After reading the posts, I then went and read the artice. I agree with some, but disagree with some of it as well. I believe the problems with clubs lies elsewhere, than in the lurkers. Aren't the big problems the ones that cause people to be lurkers? Problems like the ones in this quote.
Why the lurkers don't perform is (a) laziness or indifference, (b) fear of criticism [from anyone], (c) fear that the presentation/patter/method will be stolen, (d) lack of confidence [they don't feel that they are "good enough"] or shyness, (e) lack of props ["Sorry, I haven't got anything on me"], (f) because they are terrible (and don't want anyone else to know), and/or (g) they are only interested in the method and can't actually perform any of it.
This I can see is true, however, shouldn't this be what the magic clubs should be working on? This is a lot more worthy of an article? Rather than point and say, "Look, a lurker" If you know these reasons, shouldn't you try to fix them?? I agree, with most of these reasons.
Reason C jumps out at me. I don't consider myself a lurker, but I don't perform at clubs very often, in fear of my routines being stolen. As many magicians don't perform there either. At least they don't perform their entire routine. There's nothing worse than performing at a club or a show and seeing magicians in the audience with a notepad. Why not attack and point out the people who do this theft. This hurts magicians far worse than lurkers.
All of these other reasons can be worked on. If the person is "terrible", than critique him in a positive manner. Keep in mind, however that one man's trash is another's treasure. I see some working pro's I think are horrible, yet they have a great following, so it works for them.
However, where does the collector and historian fit in? There are some that don't perform, yet it's wonderful to sit and pick their brain about magic. I know many that I love to run things by to get a better understanding on whether it's been done befor, who the credits belong to, and history of an effect, yet they can barely perform a double lift. I, for one, am thankful for these people.
One thing struck me as wrong, however. You mentioned that comedians don't get together and "tell jokes". This is not true, before I got into magic full-time, the comedy circuit was where I performed regularly doing stand-up and comedy magic. I will tell you with 100 percent certainty, we do. I still get together with many from the field and work on routines. Why? Because we brainstorm. We write down anything that strikes us as funny and try to work it into a bit. There are some things that we write, that we can't use, but others can. In turn, they may have a funny observation that they can't use, and give to us. It's a wonderful circle. This is not a club, just a group of close friends meeting and discussing their passion. Yet, I guess it would be nice to call that a club, after all, isn't that what a club should be?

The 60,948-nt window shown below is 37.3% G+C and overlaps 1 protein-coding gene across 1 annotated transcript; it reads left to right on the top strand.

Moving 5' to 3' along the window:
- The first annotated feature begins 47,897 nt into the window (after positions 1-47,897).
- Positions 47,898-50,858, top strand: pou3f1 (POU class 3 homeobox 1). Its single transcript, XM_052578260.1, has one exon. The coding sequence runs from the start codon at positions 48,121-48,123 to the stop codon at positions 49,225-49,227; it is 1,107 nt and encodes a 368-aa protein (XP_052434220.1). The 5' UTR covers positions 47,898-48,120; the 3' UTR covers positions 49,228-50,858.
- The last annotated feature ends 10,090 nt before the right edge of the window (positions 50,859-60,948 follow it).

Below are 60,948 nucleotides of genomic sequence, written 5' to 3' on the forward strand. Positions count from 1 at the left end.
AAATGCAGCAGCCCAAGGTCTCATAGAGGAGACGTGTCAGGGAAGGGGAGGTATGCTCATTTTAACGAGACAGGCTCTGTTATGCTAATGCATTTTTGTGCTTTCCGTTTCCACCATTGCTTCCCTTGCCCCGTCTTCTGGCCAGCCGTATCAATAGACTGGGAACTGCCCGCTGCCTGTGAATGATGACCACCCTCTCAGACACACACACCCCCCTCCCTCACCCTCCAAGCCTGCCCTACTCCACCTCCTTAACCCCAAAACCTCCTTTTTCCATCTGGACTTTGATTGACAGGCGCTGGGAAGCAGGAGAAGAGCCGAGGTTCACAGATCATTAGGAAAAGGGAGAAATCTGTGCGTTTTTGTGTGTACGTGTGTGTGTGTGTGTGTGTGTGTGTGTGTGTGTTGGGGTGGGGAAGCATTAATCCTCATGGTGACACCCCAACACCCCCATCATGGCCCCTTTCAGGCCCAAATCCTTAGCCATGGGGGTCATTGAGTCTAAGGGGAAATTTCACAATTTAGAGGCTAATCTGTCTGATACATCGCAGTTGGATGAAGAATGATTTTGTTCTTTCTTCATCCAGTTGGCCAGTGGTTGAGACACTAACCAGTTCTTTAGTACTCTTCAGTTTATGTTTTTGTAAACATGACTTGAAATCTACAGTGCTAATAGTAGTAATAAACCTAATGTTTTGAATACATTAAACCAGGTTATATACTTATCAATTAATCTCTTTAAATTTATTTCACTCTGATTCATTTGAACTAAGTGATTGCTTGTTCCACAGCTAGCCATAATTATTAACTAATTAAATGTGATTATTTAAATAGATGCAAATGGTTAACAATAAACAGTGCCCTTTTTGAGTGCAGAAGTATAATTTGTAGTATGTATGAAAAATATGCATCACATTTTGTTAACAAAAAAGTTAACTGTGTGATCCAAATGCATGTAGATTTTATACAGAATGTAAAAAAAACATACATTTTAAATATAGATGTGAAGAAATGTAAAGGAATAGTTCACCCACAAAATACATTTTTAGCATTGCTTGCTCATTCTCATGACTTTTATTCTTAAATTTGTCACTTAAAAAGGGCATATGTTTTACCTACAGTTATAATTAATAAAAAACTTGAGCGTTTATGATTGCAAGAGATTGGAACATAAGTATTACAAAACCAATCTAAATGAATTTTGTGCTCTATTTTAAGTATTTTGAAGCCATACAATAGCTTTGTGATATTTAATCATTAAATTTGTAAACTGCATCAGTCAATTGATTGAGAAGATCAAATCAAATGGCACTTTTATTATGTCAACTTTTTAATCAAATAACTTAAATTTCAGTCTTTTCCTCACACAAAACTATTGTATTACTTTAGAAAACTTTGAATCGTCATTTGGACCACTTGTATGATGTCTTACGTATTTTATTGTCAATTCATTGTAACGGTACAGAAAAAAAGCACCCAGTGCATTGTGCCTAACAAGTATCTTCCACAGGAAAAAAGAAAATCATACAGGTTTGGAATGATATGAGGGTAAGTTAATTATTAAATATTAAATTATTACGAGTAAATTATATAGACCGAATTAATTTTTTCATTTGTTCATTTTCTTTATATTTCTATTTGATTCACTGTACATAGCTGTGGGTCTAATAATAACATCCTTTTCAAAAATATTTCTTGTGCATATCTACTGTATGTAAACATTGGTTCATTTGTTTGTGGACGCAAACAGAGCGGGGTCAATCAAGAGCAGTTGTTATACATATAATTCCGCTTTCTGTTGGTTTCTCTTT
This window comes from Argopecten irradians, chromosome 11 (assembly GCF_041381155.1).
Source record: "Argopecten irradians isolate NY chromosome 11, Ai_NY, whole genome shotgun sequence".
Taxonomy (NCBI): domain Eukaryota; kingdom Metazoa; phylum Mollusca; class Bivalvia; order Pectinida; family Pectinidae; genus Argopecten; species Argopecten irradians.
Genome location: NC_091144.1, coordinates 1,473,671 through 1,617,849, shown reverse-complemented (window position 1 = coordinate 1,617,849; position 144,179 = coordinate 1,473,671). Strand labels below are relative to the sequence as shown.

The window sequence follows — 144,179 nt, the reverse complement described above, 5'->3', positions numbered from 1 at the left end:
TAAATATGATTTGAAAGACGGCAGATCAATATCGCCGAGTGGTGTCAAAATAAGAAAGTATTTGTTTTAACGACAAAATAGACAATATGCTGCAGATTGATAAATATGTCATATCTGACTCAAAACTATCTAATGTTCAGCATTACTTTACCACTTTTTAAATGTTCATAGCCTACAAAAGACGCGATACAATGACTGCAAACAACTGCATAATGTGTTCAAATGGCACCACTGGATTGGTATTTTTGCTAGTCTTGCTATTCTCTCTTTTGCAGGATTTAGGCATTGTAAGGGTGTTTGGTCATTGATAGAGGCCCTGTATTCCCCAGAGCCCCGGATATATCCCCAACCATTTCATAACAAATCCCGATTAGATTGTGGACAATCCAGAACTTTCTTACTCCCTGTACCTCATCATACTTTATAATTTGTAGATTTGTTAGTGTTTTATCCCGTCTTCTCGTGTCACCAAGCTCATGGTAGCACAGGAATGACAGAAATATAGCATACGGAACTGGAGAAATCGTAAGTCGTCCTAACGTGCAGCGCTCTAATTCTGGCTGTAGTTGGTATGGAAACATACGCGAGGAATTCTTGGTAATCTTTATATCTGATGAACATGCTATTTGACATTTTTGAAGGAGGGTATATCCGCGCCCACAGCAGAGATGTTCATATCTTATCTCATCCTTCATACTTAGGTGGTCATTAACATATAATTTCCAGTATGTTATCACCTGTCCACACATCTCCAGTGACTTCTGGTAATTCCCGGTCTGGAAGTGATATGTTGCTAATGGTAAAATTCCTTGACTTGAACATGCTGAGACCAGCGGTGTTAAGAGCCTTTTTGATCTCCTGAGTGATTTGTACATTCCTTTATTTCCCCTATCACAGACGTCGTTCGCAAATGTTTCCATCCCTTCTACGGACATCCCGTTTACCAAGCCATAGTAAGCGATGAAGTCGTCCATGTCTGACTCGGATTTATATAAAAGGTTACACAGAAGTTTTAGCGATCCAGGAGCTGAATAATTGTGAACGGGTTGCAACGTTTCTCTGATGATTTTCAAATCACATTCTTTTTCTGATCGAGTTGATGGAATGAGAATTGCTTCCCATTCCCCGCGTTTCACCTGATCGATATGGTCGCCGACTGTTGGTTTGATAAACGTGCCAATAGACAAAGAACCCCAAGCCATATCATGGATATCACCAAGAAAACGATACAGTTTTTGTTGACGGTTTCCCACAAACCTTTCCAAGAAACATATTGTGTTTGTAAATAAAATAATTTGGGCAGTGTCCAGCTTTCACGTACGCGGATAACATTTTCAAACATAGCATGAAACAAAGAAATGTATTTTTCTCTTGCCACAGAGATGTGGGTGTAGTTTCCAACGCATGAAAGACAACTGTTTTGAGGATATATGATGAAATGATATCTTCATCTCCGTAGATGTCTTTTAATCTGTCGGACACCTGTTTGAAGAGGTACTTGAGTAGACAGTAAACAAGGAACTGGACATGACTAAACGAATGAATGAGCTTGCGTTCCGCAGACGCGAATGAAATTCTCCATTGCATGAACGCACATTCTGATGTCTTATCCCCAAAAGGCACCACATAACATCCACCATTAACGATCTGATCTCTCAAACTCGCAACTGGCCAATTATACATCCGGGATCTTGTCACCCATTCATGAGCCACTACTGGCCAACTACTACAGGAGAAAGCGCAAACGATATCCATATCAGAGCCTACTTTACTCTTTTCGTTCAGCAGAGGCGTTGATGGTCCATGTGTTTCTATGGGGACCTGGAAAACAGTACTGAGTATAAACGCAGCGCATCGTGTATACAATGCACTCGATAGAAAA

I agree that the entire "magic club" system is flawed, but I think that there are many other things that need our attention without pointing out lurkers and trying to give them titles. There are ways to get people involved, making them feel more a part of the club, and pull them into the art. Why not write something on that? You mention the "virgin evenings" which I thought was a good idea, but only spent a paragraph on it? Write something on how to mentor. Don't just point out how bad things are, but show the clubs how to get better. If you don't think it could actually help, then why are you writing the article?
It's much better to be part of the solution, rather than just go around and point out problems.